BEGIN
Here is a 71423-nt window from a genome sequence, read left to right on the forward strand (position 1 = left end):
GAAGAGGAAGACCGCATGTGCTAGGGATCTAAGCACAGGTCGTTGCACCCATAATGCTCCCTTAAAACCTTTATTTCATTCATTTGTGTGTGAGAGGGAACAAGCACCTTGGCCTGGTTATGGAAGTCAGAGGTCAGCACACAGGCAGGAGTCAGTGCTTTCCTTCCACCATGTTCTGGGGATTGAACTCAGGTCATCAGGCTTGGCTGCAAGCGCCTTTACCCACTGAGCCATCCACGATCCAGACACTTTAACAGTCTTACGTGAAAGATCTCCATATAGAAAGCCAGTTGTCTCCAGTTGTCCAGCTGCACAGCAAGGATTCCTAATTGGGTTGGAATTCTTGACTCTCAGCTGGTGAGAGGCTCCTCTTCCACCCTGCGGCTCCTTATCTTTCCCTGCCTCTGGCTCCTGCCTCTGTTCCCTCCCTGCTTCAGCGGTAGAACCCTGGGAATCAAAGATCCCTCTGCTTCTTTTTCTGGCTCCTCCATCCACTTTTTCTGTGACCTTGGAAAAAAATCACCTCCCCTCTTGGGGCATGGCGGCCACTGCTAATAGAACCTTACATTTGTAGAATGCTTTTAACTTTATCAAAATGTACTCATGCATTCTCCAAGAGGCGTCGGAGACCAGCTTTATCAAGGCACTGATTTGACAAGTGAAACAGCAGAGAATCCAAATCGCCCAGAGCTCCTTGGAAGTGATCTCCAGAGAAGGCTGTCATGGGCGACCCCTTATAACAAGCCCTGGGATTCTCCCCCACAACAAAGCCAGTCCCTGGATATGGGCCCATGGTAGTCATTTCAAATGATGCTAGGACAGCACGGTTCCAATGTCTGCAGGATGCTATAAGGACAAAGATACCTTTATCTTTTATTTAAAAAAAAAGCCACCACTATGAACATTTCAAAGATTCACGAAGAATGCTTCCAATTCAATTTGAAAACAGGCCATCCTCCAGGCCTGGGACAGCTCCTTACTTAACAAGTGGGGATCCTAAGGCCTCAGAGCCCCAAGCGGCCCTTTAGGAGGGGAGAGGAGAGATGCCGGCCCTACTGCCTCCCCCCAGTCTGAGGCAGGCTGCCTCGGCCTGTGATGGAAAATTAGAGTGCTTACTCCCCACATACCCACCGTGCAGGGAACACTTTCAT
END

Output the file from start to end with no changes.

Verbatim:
Here is a 71423-nt window from a genome sequence, read left to right on the forward strand (position 1 = left end):
GAAGAGGAAGACCGCATGTGCTAGGGATCTAAGCACAGGTCGTTGCACCCATAATGCTCCCTTAAAACCTTTATTTCATTCATTTGTGTGTGAGAGGGAACAAGCACCTTGGCCTGGTTATGGAAGTCAGAGGTCAGCACACAGGCAGGAGTCAGTGCTTTCCTTCCACCATGTTCTGGGGATTGAACTCAGGTCATCAGGCTTGGCTGCAAGCGCCTTTACCCACTGAGCCATCCACGATCCAGACACTTTAACAGTCTTACGTGAAAGATCTCCATATAGAAAGCCAGTTGTCTCCAGTTGTCCAGCTGCACAGCAAGGATTCCTAATTGGGTTGGAATTCTTGACTCTCAGCTGGTGAGAGGCTCCTCTTCCACCCTGCGGCTCCTTATCTTTCCCTGCCTCTGGCTCCTGCCTCTGTTCCCTCCCTGCTTCAGCGGTAGAACCCTGGGAATCAAAGATCCCTCTGCTTCTTTTTCTGGCTCCTCCATCCACTTTTTCTGTGACCTTGGAAAAAAATCACCTCCCCTCTTGGGGCATGGCGGCCACTGCTAATAGAACCTTACATTTGTAGAATGCTTTTAACTTTATCAAAATGTACTCATGCATTCTCCAAGAGGCGTCGGAGACCAGCTTTATCAAGGCACTGATTTGACAAGTGAAACAGCAGAGAATCCAAATCGCCCAGAGCTCCTTGGAAGTGATCTCCAGAGAAGGCTGTCATGGGCGACCCCTTATAACAAGCCCTGGGATTCTCCCCCACAACAAAGCCAGTCCCTGGATATGGGCCCATGGTAGTCATTTCAAATGATGCTAGGACAGCACGGTTCCAATGTCTGCAGGATGCTATAAGGACAAAGATACCTTTATCTTTTATTTAAAAAAAAAGCCACCACTATGAACATTTCAAAGATTCACGAAGAATGCTTCCAATTCAATTTGAAAACAGGCCATCCTCCAGGCCTGGGACAGCTCCTTACTTAACAAGTGGGGATCCTAAGGCCTCAGAGCCCCAAGCGGCCCTTTAGGAGGGGAGAGGAGAGATGCCGGCCCTACTGCCTCCCCCCAGTCTGAGGCAGGCTGCCTCGGCCTGTGATGGAAAATTAGAGTGCTTACTCCCCACATACCCACCGTGCAGGGAACACTTTCAT